I am increasingly and humorously aware of the widening generation gap between myself and the students in my sociology classes. Seemingly small differences in pop cultural references can make the meaning a clever example on my part irrelevant, or result in a total breakdown in communication due to my lack of knowledge about youth culture jargon.
More substantial are the different perceptions of racism held by my students. Younger people have more of a shared culture now than in previous years. Styles of dress, music, slang terminology, and access to technology are more likely to be similar than different for this demographic of students living in a close geographic area. Because of these similar lifestyles, some perceive that racism, and discrimination in general, no longer exit. Additionally, due to the utter lack of historical knowledge taught in schools or in the home, younger people are barely aware of the present societal and institutional affects of legalized racism in the U.S. Recently, while talking about overt vs. covert racism, a student asked about the significance of a noose because he, and many in the class, had never heard of lynching. A separate class of 27 students did not know the definition of abolitionism. More students in yet another class had never heard of the massacres that took place at the Pine Ridge Reservation and were surprised to learn of the economic, psychological, and social peril that native people are still subjected to. This lack of a reference for racism, institutional racism specifically, is the most dangerous threat to anti-racism. Not knowing or being able to recognize racism in all its forms and vehemently denying its affect on relationship-building among people is the victory of all proponents of modern racism.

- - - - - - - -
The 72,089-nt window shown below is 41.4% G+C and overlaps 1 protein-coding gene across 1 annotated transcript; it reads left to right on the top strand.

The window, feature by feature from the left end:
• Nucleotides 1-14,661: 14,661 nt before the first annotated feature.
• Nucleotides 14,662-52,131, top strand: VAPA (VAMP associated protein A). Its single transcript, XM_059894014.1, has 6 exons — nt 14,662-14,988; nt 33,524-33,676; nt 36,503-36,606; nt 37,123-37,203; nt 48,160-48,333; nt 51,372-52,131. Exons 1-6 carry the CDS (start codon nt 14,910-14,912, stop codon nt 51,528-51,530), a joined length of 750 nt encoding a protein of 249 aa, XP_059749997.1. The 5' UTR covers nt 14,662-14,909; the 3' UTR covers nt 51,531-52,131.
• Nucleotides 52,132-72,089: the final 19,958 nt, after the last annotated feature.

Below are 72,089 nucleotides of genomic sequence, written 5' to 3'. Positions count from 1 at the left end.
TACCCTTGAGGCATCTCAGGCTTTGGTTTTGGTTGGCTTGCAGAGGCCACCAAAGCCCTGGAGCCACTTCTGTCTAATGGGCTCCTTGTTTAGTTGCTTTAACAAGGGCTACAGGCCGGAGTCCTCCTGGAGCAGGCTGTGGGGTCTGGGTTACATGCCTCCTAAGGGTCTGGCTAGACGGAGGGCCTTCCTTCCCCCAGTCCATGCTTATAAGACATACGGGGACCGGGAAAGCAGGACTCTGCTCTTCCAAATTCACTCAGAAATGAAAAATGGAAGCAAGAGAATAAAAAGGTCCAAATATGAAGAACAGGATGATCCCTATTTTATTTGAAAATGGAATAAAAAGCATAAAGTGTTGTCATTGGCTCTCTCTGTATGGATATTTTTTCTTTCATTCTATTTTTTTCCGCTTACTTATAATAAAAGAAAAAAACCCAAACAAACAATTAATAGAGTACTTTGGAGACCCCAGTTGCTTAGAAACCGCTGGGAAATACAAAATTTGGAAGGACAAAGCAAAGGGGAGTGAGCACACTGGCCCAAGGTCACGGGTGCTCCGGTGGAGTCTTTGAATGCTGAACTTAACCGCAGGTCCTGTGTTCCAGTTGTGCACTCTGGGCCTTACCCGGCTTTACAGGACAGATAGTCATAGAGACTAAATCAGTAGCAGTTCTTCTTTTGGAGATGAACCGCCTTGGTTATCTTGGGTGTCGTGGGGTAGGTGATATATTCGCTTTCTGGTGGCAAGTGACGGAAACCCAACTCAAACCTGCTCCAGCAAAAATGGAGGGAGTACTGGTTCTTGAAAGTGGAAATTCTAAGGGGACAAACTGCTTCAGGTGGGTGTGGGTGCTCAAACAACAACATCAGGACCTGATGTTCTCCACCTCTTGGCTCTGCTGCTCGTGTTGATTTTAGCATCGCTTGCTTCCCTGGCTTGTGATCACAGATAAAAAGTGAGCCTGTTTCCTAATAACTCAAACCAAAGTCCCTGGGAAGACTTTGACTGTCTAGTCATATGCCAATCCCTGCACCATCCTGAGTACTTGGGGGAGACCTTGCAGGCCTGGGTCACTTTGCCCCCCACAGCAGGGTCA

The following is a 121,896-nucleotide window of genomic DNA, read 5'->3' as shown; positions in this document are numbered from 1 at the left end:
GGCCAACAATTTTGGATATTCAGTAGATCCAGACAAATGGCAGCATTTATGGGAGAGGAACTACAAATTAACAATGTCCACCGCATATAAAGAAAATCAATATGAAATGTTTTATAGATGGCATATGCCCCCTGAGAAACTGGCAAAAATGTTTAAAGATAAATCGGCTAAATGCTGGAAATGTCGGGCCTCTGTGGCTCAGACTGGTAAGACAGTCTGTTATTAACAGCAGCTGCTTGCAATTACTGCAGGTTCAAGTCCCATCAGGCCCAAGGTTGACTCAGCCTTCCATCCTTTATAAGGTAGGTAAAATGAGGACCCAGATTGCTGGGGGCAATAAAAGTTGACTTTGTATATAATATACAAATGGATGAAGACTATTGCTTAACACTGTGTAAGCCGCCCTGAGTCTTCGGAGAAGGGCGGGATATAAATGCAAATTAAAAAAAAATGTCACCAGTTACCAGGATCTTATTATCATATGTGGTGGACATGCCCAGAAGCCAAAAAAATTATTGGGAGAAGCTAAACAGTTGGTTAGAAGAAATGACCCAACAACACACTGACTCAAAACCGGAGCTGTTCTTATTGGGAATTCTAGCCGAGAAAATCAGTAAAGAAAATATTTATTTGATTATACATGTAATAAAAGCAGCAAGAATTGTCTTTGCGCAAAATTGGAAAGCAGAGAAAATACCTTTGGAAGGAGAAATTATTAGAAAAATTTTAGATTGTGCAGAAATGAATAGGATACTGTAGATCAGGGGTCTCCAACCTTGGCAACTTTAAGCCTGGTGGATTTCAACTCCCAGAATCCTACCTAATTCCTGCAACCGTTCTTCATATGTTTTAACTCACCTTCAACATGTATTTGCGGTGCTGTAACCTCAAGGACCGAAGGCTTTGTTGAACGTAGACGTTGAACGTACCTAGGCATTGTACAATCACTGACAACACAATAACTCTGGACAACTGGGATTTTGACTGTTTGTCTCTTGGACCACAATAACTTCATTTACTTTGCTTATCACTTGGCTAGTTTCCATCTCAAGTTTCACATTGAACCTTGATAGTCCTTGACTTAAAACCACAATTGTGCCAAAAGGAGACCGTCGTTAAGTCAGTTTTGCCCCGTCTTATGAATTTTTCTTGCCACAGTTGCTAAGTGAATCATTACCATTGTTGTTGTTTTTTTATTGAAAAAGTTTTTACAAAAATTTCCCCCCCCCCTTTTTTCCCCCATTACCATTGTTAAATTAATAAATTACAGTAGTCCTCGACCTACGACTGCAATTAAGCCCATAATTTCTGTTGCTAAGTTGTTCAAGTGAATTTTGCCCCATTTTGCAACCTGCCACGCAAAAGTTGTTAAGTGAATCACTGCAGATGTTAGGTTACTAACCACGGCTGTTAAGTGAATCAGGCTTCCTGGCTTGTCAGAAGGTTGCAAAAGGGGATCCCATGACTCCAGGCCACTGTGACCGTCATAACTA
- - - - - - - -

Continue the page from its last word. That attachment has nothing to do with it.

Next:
We know that legalized racism no longer exists. Racism in its most familiar forms, slavery, Jim Crow segregation, vocal objections to the presence of racial minorities in public spaces, etc. are less and less present in our lives. However, neo-racism, racism disguised as everyday practices that go unacknowledged by the majority, is what plagues society currently. A broader vision of racism as a practice that overwhelmingly (as opposed to only) negatively affects people identified as a particular racial group must be employed in order see the effects that this powerful ideology has on our lives. Seeing the after effects of Hurricane Sandy in New York, the lack of response from otherwise vocal members of the predominately white faction of the mainstream feminist movement when a 9 year old Black girl was called a cunt in a public forum, and the continued apathy of all members of society at the increasing murder rate of Black youth versus the rare occurrence of mass shootings in predominately White communities requires that we look more critically at these events and identify the systemic problems in each. Another aspect of neo-racism is that the proponents could very well be racial minorities. This fact can prevent an accurate analysis of racism from being made. A person who does make that analysis can be accused of being racist themselves or of playing the race card, an accusation that serves to delegitimize that presence and effect of racism.
The knowledge and accurate analysis of history is imperative to understanding racism. Without this understanding how can we recognize it in all of its changing and evolving forms? This is especially necessary for those not old enough to remember the extent of physical segregation and its contribution to racist ideologies. Often for people, young people especially, if they cannot see something it does not exist. For others who are not as young, our memories tend to be short and yesterday’s news is soon forgotten. Racism is very much still here, but its form has changed. The purpose of recognizing and bringing attention to racism, racist practices, and racist ideologies is to combat and defeat it. Without awareness and a correct analysis, this feat is nearly impossible.